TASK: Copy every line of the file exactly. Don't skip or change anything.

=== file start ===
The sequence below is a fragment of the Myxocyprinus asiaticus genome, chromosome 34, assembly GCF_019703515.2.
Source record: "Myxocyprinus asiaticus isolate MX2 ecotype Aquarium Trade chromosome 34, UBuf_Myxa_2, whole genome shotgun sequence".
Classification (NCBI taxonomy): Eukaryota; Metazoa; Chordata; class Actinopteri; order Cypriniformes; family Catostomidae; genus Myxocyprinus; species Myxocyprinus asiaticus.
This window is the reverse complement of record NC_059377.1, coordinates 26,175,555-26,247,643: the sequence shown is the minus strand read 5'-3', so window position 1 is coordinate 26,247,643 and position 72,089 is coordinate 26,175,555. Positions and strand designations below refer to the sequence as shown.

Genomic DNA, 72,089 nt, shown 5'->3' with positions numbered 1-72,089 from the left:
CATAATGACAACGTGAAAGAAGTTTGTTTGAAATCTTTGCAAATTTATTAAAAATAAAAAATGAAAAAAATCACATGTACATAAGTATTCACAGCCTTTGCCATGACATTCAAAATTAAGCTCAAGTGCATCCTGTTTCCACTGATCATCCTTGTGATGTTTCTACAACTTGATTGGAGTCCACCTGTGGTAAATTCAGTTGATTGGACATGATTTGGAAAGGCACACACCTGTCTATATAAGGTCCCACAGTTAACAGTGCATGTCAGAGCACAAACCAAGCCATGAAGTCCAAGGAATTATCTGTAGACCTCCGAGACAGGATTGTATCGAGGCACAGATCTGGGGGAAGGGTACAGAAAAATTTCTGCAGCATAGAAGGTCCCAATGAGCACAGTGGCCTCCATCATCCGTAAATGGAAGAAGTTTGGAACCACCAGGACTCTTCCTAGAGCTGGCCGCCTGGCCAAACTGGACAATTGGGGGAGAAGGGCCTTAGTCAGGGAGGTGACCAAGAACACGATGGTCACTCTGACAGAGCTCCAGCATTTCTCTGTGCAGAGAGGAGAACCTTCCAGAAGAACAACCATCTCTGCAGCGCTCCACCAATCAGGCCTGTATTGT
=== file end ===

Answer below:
The sequence below is a fragment of the Myxocyprinus asiaticus genome, chromosome 34, assembly GCF_019703515.2.
Source record: "Myxocyprinus asiaticus isolate MX2 ecotype Aquarium Trade chromosome 34, UBuf_Myxa_2, whole genome shotgun sequence".
Classification (NCBI taxonomy): Eukaryota; Metazoa; Chordata; class Actinopteri; order Cypriniformes; family Catostomidae; genus Myxocyprinus; species Myxocyprinus asiaticus.
This window is the reverse complement of record NC_059377.1, coordinates 26,175,555-26,247,643: the sequence shown is the minus strand read 5'-3', so window position 1 is coordinate 26,247,643 and position 72,089 is coordinate 26,175,555. Positions and strand designations below refer to the sequence as shown.

Genomic DNA, 72,089 nt, shown 5'->3' with positions numbered 1-72,089 from the left:
CATAATGACAACGTGAAAGAAGTTTGTTTGAAATCTTTGCAAATTTATTAAAAATAAAAAATGAAAAAAATCACATGTACATAAGTATTCACAGCCTTTGCCATGACATTCAAAATTAAGCTCAAGTGCATCCTGTTTCCACTGATCATCCTTGTGATGTTTCTACAACTTGATTGGAGTCCACCTGTGGTAAATTCAGTTGATTGGACATGATTTGGAAAGGCACACACCTGTCTATATAAGGTCCCACAGTTAACAGTGCATGTCAGAGCACAAACCAAGCCATGAAGTCCAAGGAATTATCTGTAGACCTCCGAGACAGGATTGTATCGAGGCACAGATCTGGGGGAAGGGTACAGAAAAATTTCTGCAGCATAGAAGGTCCCAATGAGCACAGTGGCCTCCATCATCCGTAAATGGAAGAAGTTTGGAACCACCAGGACTCTTCCTAGAGCTGGCCGCCTGGCCAAACTGGACAATTGGGGGAGAAGGGCCTTAGTCAGGGAGGTGACCAAGAACACGATGGTCACTCTGACAGAGCTCCAGCATTTCTCTGTGCAGAGAGGAGAACCTTCCAGAAGAACAACCATCTCTGCAGCGCTCCACCAATCAGGCCTGTATTGT